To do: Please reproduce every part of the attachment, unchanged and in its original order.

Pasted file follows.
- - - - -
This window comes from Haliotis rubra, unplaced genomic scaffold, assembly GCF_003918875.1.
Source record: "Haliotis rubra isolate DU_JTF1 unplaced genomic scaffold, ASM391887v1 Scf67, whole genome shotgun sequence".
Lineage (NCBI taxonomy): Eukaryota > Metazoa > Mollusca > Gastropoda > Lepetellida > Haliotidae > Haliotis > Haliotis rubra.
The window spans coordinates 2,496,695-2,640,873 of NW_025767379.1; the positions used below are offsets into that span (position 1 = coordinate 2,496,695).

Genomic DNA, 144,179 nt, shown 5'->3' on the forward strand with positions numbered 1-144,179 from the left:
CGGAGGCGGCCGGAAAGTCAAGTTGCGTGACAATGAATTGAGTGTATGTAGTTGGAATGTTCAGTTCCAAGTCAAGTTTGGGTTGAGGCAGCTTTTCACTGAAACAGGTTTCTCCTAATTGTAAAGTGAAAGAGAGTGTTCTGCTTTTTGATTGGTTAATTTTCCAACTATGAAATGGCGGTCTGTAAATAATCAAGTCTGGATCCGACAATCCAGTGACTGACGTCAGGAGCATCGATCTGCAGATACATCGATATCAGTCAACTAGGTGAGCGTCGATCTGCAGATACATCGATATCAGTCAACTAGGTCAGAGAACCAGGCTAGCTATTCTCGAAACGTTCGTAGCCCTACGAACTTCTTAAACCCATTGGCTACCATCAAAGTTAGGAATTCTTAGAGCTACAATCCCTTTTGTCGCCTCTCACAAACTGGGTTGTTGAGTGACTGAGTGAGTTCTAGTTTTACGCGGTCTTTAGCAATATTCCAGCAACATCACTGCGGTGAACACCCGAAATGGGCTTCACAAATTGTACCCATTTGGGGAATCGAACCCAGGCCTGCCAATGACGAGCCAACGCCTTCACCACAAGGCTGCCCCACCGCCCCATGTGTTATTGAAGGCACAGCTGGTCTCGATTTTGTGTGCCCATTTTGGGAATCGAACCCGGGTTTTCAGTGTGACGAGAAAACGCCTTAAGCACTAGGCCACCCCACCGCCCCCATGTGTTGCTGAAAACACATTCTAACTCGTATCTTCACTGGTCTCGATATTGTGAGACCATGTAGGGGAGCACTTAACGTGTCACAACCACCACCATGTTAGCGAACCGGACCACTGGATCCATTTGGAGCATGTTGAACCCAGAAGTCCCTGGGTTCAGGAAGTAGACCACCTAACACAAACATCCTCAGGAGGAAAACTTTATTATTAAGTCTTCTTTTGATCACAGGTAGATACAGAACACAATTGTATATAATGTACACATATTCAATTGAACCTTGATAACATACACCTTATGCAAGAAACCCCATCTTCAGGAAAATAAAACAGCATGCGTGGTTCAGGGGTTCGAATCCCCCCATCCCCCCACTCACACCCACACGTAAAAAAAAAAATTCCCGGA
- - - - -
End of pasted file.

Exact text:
This window comes from Haliotis rubra, unplaced genomic scaffold, assembly GCF_003918875.1.
Source record: "Haliotis rubra isolate DU_JTF1 unplaced genomic scaffold, ASM391887v1 Scf67, whole genome shotgun sequence".
Lineage (NCBI taxonomy): Eukaryota > Metazoa > Mollusca > Gastropoda > Lepetellida > Haliotidae > Haliotis > Haliotis rubra.
The window spans coordinates 2,496,695-2,640,873 of NW_025767379.1; the positions used below are offsets into that span (position 1 = coordinate 2,496,695).

Genomic DNA, 144,179 nt, shown 5'->3' on the forward strand with positions numbered 1-144,179 from the left:
CGGAGGCGGCCGGAAAGTCAAGTTGCGTGACAATGAATTGAGTGTATGTAGTTGGAATGTTCAGTTCCAAGTCAAGTTTGGGTTGAGGCAGCTTTTCACTGAAACAGGTTTCTCCTAATTGTAAAGTGAAAGAGAGTGTTCTGCTTTTTGATTGGTTAATTTTCCAACTATGAAATGGCGGTCTGTAAATAATCAAGTCTGGATCCGACAATCCAGTGACTGACGTCAGGAGCATCGATCTGCAGATACATCGATATCAGTCAACTAGGTGAGCGTCGATCTGCAGATACATCGATATCAGTCAACTAGGTCAGAGAACCAGGCTAGCTATTCTCGAAACGTTCGTAGCCCTACGAACTTCTTAAACCCATTGGCTACCATCAAAGTTAGGAATTCTTAGAGCTACAATCCCTTTTGTCGCCTCTCACAAACTGGGTTGTTGAGTGACTGAGTGAGTTCTAGTTTTACGCGGTCTTTAGCAATATTCCAGCAACATCACTGCGGTGAACACCCGAAATGGGCTTCACAAATTGTACCCATTTGGGGAATCGAACCCAGGCCTGCCAATGACGAGCCAACGCCTTCACCACAAGGCTGCCCCACCGCCCCATGTGTTATTGAAGGCACAGCTGGTCTCGATTTTGTGTGCCCATTTTGGGAATCGAACCCGGGTTTTCAGTGTGACGAGAAAACGCCTTAAGCACTAGGCCACCCCACCGCCCCCATGTGTTGCTGAAAACACATTCTAACTCGTATCTTCACTGGTCTCGATATTGTGAGACCATGTAGGGGAGCACTTAACGTGTCACAACCACCACCATGTTAGCGAACCGGACCACTGGATCCATTTGGAGCATGTTGAACCCAGAAGTCCCTGGGTTCAGGAAGTAGACCACCTAACACAAACATCCTCAGGAGGAAAACTTTATTATTAAGTCTTCTTTTGATCACAGGTAGATACAGAACACAATTGTATATAATGTACACATATTCAATTGAACCTTGATAACATACACCTTATGCAAGAAACCCCATCTTCAGGAAAATAAAACAGCATGCGTGGTTCAGGGGTTCGAATCCCCCCATCCCCCCACTCACACCCACACGTAAAAAAAAAAATTCCCGGA